>70 2.0 ± 1.76 -1.52 (-2.43 to -0.61) -1.37 (-2.06 to -0.69) <.001
Recent myocardial infarction No 2.8±2.07 1 [References] <0.001 1 [Reference]  
Yes 4.7±2.19 1.81 (1.48 to 2.14) 1.86 (1.56 to 2.15) <0.001
Pulmonary hypertension No 2.8±2.03 1 [References] <0.001 1 [Reference]  
Yes 5.2±1.99 2.41 (2.11 to 2.71) 2.04 (1.77 to 2.31) <0.001
Weight of the intervention Isolated CABG 2.7±2.06 1 [References] <0.001 1 [Reference]  
Single non-CABG 4.1±2.02 1.38 (1.14 to 1.62) 1.48 (1.25 to 1.72) <0.001
2 Procedures 4.2±1.93 1.55 (1.21 to 1.90) 1.89 (1.56 to 2.22) <0.001
3 Procedures 4.1±1.6 1.45 (0.74 to 2.15) 1.58 (0.91 to 2.25) <0.001

a Using linear regression, all variables were found to be associated with EuroSCORE II, except for chronic lung disease, diabetes on insulin, and NYHA.

NYHA=New York Heart Association; CABG=coronary artery bypass graft

Table 3 - Univariate and multivariate analysis of EuroSCORE II prognostic factors[2].

Patients' Heart Status

Using New York Heart Association (NYHA), 37.1% (N=957) were classified as stage III cardiac failure patients, 6.2% (N=161) patients had a previous congestive heart failure during three months before surgery, 1% (N=26) of patients had atrial fibrillation. While 61.4% of surgeries were on-pump, the rest of procedures were performed off-pump. Table 2 shows more information about biological and clinical characteristics of patients.

Performance Measures

As mentioned before, the overall mortality was 3.3%. When applied to the current data set, the EuroSCORE II predicted a mortality of 4.7%. This means that the current risk-adjusted mortality ratio (RAMR=observed/predicted) for the previous additive model is about 0.67 and not adequately enough for outcome prediction or resource allocation programs.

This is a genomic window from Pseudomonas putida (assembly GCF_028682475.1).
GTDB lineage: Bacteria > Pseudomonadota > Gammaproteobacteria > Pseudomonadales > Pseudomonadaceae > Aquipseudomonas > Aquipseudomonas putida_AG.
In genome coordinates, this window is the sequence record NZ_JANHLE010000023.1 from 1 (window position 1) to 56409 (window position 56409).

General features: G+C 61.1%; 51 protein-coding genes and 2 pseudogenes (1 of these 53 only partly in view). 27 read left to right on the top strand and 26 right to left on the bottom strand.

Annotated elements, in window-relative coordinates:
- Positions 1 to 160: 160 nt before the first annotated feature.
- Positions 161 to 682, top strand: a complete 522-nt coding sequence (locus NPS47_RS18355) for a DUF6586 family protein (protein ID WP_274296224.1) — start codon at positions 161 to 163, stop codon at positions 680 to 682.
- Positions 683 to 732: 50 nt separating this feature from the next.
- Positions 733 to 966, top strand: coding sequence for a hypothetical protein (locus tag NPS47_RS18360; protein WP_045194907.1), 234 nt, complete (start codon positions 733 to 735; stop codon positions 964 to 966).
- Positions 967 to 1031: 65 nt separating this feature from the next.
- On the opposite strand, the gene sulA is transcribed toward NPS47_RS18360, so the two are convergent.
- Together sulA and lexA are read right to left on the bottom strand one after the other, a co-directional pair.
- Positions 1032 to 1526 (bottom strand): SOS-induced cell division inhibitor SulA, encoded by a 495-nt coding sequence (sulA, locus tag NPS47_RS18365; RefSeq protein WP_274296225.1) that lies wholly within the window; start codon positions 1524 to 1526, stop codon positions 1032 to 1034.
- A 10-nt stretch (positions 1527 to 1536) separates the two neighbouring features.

The Brier Score lower than 0.05 indicates acceptable overall performance. However, poor discrimination may be revealed by AUC=0.667 (cut off=3.0, sensitivity=61.90, and specificity=66.24). Also, the Hosmer-Lemeshow test showed unacceptable matching of predicted probabilities to observed events (P-value<0.01) (Table 4). Performance measures of EuroSCORE II are presented in Figure 1 and Table 4.

Table 4 - Performance measures calculated for EuroSCORE II scoring system.
Scoring System Overall Performance Discrimination Calibration
Brier Score
(min-max) [STD]
AUC SE 95% CI Sensitivity Specificity H-L Test
EuroSCORE II 0.047 (0.0-1.0) [0.12] 0.667 0.0307 0.648-0.685 0.619 0.662 Chi2(8)=936.66, P<0.01

AUC=area under the ROC curve; SE=standard error; CI=confidence interval, H-L=Hosmer-Lemeshow

Table 4 - Performance measures calculated for EuroSCORE II scoring system.

Fig. 1 - Area under the ROC curve for EuroSCORE II.

DISCUSSION

Main Finding

Our single-center study, based on consecutive patients who underwent cardiac surgery revealed that EuroSCORE II demonstrated a moderate statistical overall performance with poor discrimination and calibration measures remain as concerning issues regarding 30-day post-operative mortality prediction after adult cardiac surgery. The analysis of ROC curve showed that the EuroSCORE II discrimination power is less than optimal (AUC=0.667) for outcome prediction and less accurate for resource allocation programs, because, references consider an AUC value more than 0.7 as an acceptable value for least useful prediction models[5]. Although, the Brier score less than 0.05 indicates good overall performance for the model[12], the Hosmer-Lemeshow test showed unacceptable matching of predicted probabilities to observed events. In general, EuroSCORE II did not predict the outcome for our population as well as it did for the European populations. Thus, recalibration process seems to be essential for Iranian population prior to daily clinical use.

It is well known that risk assessment is central in the evaluation of the perioperative risk. The application of risk stratification tools gives an objective appraisal of risk for both physicians and patients and presents a good estimation for allocation of resources. However, some features may not be fully covered by the models including center-to-center variability in outcomes, type of surgery required and inherent complexity of some diseases[14]. On the other hand, the patient populations defer significantly between institutions and countries. Thus, the comparison of absolute numbers such as the mortality rates is not feasible. A large variety of risk scores have been developed due to differences in patient populations and comparisons of observed mortality versus expected mortality have been reported[15-17].

Comparison to Similar Studies